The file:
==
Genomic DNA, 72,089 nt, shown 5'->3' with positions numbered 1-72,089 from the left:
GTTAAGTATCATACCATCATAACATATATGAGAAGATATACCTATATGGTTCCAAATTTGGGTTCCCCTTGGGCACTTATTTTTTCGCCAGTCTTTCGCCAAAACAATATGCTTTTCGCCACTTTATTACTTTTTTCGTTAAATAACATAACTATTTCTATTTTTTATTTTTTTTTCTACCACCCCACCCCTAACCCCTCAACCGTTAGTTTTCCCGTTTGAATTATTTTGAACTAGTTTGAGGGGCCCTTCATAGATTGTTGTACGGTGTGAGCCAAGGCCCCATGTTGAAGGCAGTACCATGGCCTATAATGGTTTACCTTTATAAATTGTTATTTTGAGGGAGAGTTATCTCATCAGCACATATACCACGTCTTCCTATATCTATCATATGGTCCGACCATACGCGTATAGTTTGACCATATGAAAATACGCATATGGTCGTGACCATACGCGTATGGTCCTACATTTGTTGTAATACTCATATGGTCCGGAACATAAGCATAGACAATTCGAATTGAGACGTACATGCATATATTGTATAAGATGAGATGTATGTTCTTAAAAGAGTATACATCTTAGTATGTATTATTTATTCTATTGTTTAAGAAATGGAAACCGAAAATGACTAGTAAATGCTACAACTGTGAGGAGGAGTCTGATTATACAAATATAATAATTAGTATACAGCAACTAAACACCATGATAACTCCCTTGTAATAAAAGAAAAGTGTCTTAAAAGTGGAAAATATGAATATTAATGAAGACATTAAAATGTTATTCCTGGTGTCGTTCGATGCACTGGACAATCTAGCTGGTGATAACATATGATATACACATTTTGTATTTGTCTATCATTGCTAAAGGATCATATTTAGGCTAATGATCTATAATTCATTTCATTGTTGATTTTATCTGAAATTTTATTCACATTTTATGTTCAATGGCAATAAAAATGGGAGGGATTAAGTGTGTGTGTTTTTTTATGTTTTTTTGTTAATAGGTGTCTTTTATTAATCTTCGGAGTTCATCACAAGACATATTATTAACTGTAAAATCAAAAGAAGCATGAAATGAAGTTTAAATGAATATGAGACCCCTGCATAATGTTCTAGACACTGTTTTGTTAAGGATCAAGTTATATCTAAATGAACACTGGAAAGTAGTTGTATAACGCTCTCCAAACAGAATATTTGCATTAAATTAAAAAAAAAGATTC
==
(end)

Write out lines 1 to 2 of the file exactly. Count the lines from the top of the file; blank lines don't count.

Genomic DNA, 72,089 nt, shown 5'->3' with positions numbered 1-72,089 from the left:
GTTAAGTATCATACCATCATAACATATATGAGAAGATATACCTATATGGTTCCAAATTTGGGTTCCCCTTGGGCACTTATTTTTTCGCCAGTCTTTCGCCAAAACAATATGCTTTTCGCCACTTTATTACTTTTTTCGTTAAATAACATAACTATTTCTATTTTTTATTTTTTTTTCTACCACCCCACCCCTAACCCCTCAACCGTTAGTTTTCCCGTTTGAATTATTTTGAACTAGTTTGAGGGGCCCTTCATAGATTGTTGTACGGTGTGAGCCAAGGCCCCATGTTGAAGGCAGTACCATGGCCTATAATGGTTTACCTTTATAAATTGTTATTTTGAGGGAGAGTTATCTCATCAGCACATATACCACGTCTTCCTATATCTATCATATGGTCCGACCATACGCGTATAGTTTGACCATATGAAAATACGCATATGGTCGTGACCATACGCGTATGGTCCTACATTTGTTGTAATACTCATATGGTCCGGAACATAAGCATAGACAATTCGAATTGAGACGTACATGCATATATTGTATAAGATGAGATGTATGTTCTTAAAAGAGTATACATCTTAGTATGTATTATTTATTCTATTGTTTAAGAAATGGAAACCGAAAATGACTAGTAAATGCTACAACTGTGAGGAGGAGTCTGATTATACAAATATAATAATTAGTATACAGCAACTAAACACCATGATAACTCCCTTGTAATAAAAGAAAAGTGTCTTAAAAGTGGAAAATATGAATATTAATGAAGACATTAAAATGTTATTCCTGGTGTCGTTCGATGCACTGGACAATCTAGCTGGTGATAACATATGATATACACATTTTGTATTTGTCTATCATTGCTAAAGGATCATATTTAGGCTAATGATCTATAATTCATTTCATTGTTGATTTTATCTGAAATTTTATTCACATTTTATGTTCAATGGCAATAAAAATGGGAGGGATTAAGTGTGTGTGTTTTTTTATGTTTTTTTGTTAATAGGTGTCTTTTATTAATCTTCGGAGTTCATCACAAGACATATTATTAACTGTAAAATCAAAAGAAGCATGAAATGAAGTTTAAATGAATATGAGACCCCTGCATAATGTTCTAGACACTGTTTTGTTAAGGATCAAGTTATATCTAAATGAACACTGGAAAGTAGTTGTATAACGCTCTCCAAACAGAATATTTGCATTAAATTAAAAAAAAAGATTC